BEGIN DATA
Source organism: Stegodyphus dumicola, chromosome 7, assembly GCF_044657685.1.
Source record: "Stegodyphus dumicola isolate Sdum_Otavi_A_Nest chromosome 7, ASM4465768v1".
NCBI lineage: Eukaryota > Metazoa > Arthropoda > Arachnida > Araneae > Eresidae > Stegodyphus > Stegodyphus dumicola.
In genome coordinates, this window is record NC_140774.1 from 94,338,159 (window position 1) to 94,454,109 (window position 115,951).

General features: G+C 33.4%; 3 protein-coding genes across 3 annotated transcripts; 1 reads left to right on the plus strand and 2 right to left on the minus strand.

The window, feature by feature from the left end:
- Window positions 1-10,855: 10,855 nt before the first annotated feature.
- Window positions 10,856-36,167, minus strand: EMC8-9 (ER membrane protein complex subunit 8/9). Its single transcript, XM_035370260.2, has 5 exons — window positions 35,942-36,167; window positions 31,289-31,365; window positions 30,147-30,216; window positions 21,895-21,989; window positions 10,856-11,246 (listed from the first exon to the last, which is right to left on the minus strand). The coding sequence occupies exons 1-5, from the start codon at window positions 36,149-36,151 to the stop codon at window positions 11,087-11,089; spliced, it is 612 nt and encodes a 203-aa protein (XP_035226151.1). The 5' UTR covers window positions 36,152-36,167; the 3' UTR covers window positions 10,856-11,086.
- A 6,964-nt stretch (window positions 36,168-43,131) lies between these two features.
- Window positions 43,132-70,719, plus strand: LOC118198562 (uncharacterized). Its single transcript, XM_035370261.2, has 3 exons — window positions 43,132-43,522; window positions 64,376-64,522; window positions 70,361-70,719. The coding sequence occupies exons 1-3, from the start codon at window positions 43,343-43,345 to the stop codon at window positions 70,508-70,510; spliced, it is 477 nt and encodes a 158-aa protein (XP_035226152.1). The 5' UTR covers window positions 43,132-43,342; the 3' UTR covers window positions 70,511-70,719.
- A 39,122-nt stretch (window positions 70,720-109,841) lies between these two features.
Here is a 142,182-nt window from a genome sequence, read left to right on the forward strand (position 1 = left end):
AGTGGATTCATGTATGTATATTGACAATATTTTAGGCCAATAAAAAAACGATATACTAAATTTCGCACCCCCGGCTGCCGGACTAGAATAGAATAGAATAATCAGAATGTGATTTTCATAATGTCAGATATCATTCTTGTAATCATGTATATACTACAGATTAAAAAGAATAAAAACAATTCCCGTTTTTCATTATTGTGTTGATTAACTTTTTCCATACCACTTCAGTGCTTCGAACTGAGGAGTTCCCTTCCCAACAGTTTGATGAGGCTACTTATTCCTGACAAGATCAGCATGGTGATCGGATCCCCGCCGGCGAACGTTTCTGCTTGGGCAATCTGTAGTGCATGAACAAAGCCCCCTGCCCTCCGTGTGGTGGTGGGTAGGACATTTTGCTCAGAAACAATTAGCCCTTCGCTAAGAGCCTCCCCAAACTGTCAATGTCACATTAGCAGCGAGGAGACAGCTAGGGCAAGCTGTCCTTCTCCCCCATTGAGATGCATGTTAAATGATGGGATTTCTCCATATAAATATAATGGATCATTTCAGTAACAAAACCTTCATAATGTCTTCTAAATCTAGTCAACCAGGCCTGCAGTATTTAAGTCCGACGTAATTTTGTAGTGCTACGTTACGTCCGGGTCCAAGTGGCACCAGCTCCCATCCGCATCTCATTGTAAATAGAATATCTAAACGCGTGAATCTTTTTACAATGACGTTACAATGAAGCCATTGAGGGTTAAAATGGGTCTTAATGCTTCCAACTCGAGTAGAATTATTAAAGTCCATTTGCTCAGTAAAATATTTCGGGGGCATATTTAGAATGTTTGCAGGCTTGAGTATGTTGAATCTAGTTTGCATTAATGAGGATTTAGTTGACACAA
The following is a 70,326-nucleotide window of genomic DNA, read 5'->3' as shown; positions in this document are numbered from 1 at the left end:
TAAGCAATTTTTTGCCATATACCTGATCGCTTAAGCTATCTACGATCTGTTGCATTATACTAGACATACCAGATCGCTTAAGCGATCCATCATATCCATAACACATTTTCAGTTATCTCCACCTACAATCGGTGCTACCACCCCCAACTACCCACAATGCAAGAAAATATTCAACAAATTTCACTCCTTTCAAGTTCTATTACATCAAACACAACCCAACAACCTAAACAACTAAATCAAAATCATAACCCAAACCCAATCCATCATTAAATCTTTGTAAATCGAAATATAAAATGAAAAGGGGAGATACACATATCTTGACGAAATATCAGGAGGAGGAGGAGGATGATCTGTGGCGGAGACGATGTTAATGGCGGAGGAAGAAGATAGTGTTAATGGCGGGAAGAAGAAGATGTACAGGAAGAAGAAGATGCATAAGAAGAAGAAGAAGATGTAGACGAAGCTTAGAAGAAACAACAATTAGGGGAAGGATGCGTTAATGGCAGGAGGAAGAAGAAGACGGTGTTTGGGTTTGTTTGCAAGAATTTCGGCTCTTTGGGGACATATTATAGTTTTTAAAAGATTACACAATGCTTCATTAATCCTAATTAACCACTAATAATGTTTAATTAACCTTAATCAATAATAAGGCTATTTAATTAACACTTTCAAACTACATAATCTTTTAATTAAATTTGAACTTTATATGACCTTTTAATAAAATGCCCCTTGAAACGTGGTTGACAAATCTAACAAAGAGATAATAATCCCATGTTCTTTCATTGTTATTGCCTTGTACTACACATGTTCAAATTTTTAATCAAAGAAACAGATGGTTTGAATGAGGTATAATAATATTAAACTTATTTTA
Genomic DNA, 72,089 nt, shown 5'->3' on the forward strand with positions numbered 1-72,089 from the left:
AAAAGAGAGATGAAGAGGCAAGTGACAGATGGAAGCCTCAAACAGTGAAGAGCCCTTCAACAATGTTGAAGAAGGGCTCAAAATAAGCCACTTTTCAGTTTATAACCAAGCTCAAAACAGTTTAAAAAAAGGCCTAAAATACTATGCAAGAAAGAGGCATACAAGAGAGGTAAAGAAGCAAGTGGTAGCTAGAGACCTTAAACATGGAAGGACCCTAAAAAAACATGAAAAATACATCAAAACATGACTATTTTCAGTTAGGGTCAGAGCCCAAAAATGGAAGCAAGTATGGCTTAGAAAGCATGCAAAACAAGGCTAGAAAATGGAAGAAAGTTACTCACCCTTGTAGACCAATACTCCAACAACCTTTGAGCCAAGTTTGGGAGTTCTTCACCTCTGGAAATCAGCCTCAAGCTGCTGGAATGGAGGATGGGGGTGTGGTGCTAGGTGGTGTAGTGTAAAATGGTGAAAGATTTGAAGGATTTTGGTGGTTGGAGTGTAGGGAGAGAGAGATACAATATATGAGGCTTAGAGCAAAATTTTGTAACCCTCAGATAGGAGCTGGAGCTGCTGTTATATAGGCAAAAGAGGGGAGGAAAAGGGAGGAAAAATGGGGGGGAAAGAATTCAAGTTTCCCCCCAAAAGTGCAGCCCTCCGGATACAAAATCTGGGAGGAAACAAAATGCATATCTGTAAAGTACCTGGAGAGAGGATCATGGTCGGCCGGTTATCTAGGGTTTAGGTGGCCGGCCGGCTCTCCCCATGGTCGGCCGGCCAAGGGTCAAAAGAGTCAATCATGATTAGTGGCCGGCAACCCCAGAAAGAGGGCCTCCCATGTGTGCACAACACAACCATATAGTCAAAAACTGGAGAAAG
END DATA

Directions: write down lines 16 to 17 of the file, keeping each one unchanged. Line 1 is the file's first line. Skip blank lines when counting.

Genomic DNA, 72,089 nt, shown 5'->3' on the forward strand with positions numbered 1-72,089 from the left:
AAAAGAGAGATGAAGAGGCAAGTGACAGATGGAAGCCTCAAACAGTGAAGAGCCCTTCAACAATGTTGAAGAAGGGCTCAAAATAAGCCACTTTTCAGTTTATAACCAAGCTCAAAACAGTTTAAAAAAAGGCCTAAAATACTATGCAAGAAAGAGGCATACAAGAGAGGTAAAGAAGCAAGTGGTAGCTAGAGACCTTAAACATGGAAGGACCCTAAAAAAACATGAAAAATACATCAAAACATGACTATTTTCAGTTAGGGTCAGAGCCCAAAAATGGAAGCAAGTATGGCTTAGAAAGCATGCAAAACAAGGCTAGAAAATGGAAGAAAGTTACTCACCCTTGTAGACCAATACTCCAACAACCTTTGAGCCAAGTTTGGGAGTTCTTCACCTCTGGAAATCAGCCTCAAGCTGCTGGAATGGAGGATGGGGGTGTGGTGCTAGGTGGTGTAGTGTAAAATGGTGAAAGATTTGAAGGATTTTGGTGGTTGGAGTGTAGGGAGAGAGAGATACAATATATGAGGCTTAGAGCAAAATTTTGTAACCCTCAGATAGGAGCTGGAGCTGCTGTTATATAGGCAAAAGAGGGGAGGAAAAGGGAGGAAAAATGGGGGGGAAAGAATTCAAGTTTCCCCCCAAAAGTGCAGCCCTCCGGATACAAAATCTGGGAGGAAACAAAATGCATATCTGTAAAGTACCTGGAGAGAGGATCATGGTCGGCCGGTTATCTAGGGTTTAGGTGGCCGGCCGGCTCTCCCCATGGTCGGCCGGCCAAGGGTCAAAAGAGTCAATCATGATTAGTGGCCGGCAACCCCAGAAAGAGGGCCTCCCATGTGTGCACAACACAACCATATAGTCAAAAACTGGAGAAAG